Come, you dear ones who love your Lord, listen while I repeat to you these sweet words of his, “Come unto me, all ye that labour and are heavy laden, and I will give you rest.” “I will give you” He does not say, “Come to me, and bring me something;” but, “Come unto me, and I will give you rest.” It is not, “Come and do something for me;” but, “I will do everything for you.” This has, perhaps, been your trouble, dear brother, that you wanted, to-day, to bring Christ an acceptable offering; and in the Sabbath-school, or in some other form of service, you have been trying to honour him. I am glad of it; and hope you will keep on trying to do so. But take care lest you fall into Martha’s mistake, and get “cumbered about much serving.” For a while, forget the idea of coming to Christ to bring him anything; and come now, thou labouring and burdened one, and receive a blessing from him, for he has said, “I will give you rest.” Christ may be honoured by what you give him, but he must be honoured by what he gives you. There cannot be a question about the goodness of what you shall receive from him if you come to him; so, just now, do not think about bringing anything to him, but come to him that you may receive from him.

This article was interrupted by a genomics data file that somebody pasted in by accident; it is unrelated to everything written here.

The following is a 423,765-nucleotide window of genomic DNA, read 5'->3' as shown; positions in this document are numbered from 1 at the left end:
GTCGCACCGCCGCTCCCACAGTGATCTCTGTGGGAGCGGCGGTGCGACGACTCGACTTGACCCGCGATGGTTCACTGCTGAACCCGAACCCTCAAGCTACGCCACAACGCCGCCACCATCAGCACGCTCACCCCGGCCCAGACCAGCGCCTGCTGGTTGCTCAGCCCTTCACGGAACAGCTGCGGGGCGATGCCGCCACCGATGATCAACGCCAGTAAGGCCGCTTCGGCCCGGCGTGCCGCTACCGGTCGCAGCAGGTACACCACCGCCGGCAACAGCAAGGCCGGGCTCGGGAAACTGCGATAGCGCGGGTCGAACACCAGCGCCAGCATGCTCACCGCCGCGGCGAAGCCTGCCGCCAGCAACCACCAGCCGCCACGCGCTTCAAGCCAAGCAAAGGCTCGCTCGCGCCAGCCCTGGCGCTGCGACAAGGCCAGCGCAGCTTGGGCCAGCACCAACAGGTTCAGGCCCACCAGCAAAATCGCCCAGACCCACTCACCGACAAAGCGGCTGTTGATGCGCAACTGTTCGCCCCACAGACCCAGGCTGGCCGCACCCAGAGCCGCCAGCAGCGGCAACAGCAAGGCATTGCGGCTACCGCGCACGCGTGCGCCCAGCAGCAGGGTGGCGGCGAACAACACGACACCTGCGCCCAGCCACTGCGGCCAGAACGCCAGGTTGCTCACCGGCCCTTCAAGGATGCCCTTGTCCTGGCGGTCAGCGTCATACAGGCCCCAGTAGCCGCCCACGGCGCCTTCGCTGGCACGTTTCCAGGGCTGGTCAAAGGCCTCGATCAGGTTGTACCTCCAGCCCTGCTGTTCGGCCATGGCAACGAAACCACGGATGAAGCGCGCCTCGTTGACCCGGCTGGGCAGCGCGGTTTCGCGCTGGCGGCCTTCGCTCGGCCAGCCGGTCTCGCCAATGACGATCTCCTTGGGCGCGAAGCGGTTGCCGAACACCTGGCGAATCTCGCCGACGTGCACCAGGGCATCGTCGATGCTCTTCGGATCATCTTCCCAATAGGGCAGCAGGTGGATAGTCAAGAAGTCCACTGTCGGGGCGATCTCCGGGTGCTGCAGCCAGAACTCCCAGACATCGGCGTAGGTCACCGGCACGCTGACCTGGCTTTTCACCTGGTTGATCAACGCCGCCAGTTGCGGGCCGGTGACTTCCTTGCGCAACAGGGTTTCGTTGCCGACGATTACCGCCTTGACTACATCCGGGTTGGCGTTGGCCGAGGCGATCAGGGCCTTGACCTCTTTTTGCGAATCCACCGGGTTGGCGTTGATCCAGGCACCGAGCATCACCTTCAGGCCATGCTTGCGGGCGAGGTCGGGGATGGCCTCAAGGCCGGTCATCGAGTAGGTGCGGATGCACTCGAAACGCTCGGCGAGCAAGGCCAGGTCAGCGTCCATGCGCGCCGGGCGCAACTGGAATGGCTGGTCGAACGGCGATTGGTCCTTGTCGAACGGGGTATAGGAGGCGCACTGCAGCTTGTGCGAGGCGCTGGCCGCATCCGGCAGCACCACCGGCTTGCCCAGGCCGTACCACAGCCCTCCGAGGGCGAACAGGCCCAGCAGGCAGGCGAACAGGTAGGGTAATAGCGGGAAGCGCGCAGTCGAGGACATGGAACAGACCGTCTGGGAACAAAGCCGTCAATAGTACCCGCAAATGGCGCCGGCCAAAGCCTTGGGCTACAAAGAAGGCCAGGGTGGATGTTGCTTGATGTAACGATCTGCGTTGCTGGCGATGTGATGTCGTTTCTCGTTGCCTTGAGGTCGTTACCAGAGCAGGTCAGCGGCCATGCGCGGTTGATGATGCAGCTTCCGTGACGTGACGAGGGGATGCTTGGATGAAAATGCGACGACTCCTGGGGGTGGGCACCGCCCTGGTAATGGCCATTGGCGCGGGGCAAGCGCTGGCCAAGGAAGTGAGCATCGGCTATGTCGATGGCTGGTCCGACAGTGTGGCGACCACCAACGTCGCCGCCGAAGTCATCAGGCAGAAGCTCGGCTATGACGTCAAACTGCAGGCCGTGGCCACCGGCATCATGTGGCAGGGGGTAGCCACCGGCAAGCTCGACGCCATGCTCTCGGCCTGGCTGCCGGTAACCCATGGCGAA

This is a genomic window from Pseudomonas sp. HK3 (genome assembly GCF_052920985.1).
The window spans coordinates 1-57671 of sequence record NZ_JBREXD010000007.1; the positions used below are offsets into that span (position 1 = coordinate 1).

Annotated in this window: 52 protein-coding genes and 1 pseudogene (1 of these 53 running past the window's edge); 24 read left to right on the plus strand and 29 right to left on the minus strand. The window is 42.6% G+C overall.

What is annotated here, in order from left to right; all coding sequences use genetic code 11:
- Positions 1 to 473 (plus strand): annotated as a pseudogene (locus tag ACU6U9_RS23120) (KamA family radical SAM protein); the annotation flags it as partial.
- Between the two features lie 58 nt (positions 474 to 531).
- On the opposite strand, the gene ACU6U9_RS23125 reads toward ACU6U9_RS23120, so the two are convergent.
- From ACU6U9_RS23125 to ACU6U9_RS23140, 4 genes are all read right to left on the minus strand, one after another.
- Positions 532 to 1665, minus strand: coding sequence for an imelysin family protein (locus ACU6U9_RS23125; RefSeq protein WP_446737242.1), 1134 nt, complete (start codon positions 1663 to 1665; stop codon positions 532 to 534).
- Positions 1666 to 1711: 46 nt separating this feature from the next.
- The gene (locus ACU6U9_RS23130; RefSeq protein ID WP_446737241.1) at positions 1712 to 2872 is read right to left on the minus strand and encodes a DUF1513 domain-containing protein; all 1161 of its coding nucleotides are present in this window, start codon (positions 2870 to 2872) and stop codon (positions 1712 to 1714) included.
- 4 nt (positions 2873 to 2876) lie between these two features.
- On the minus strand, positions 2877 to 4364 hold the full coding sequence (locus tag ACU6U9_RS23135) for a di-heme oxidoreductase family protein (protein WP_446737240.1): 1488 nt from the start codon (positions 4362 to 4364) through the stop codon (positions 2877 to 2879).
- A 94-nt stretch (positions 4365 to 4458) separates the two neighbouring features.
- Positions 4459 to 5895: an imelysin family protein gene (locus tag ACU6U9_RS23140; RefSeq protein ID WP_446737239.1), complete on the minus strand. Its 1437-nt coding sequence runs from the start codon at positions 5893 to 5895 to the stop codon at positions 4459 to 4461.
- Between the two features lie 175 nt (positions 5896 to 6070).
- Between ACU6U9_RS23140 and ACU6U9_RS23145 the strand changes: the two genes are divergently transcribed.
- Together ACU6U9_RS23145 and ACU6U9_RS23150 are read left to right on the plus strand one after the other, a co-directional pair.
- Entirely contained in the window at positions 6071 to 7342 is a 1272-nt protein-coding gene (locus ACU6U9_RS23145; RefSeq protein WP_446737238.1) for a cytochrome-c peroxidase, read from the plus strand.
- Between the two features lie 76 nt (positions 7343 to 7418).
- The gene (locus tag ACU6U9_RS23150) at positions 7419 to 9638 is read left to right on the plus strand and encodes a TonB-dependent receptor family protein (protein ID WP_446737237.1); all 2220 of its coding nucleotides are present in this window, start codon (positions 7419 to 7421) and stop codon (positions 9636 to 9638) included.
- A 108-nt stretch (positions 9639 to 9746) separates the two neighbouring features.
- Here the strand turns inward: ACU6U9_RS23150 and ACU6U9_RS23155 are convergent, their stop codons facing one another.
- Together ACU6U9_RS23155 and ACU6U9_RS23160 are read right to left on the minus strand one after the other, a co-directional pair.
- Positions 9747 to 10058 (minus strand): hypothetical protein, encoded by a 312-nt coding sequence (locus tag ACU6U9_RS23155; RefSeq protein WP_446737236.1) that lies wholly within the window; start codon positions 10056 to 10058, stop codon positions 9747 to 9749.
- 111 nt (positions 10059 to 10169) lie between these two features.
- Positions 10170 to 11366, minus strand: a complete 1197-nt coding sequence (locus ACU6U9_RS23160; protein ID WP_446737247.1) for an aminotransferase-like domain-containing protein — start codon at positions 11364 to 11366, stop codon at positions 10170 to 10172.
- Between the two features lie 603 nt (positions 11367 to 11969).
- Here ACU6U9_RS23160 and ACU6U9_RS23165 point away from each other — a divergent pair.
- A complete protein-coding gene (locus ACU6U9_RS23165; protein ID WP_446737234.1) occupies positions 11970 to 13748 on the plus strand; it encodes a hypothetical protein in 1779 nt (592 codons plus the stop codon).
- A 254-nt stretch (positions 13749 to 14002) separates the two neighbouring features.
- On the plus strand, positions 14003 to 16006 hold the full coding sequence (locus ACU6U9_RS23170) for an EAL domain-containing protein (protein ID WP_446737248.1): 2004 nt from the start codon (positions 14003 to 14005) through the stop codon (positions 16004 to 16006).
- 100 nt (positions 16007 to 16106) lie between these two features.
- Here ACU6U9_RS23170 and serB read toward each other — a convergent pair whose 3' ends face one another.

“I want to love Christ,” says one. Well, never mind about that just now; but try to feel how much he loves you. “Oh, but I want to consecrate myself to him!” Quite right, my dear friend; but, just now, think of how he consecrated himself for you. “Oh, but I desire never to sin any more!” Quite right, dear friend; but, just now, think of how he bore your sins in his own body on the tree. “Oh!” says one, “I wish that I had an alabaster box of very precious ointment, that I might anoint his head or his feet, and that the whole house might be filled with the sweet perfume.” Yes, that is all very well; but listen. His name is as ointment poured forth; if you have not any ointment, he has; if you have none to bring to him, there is plenty that he will give to you.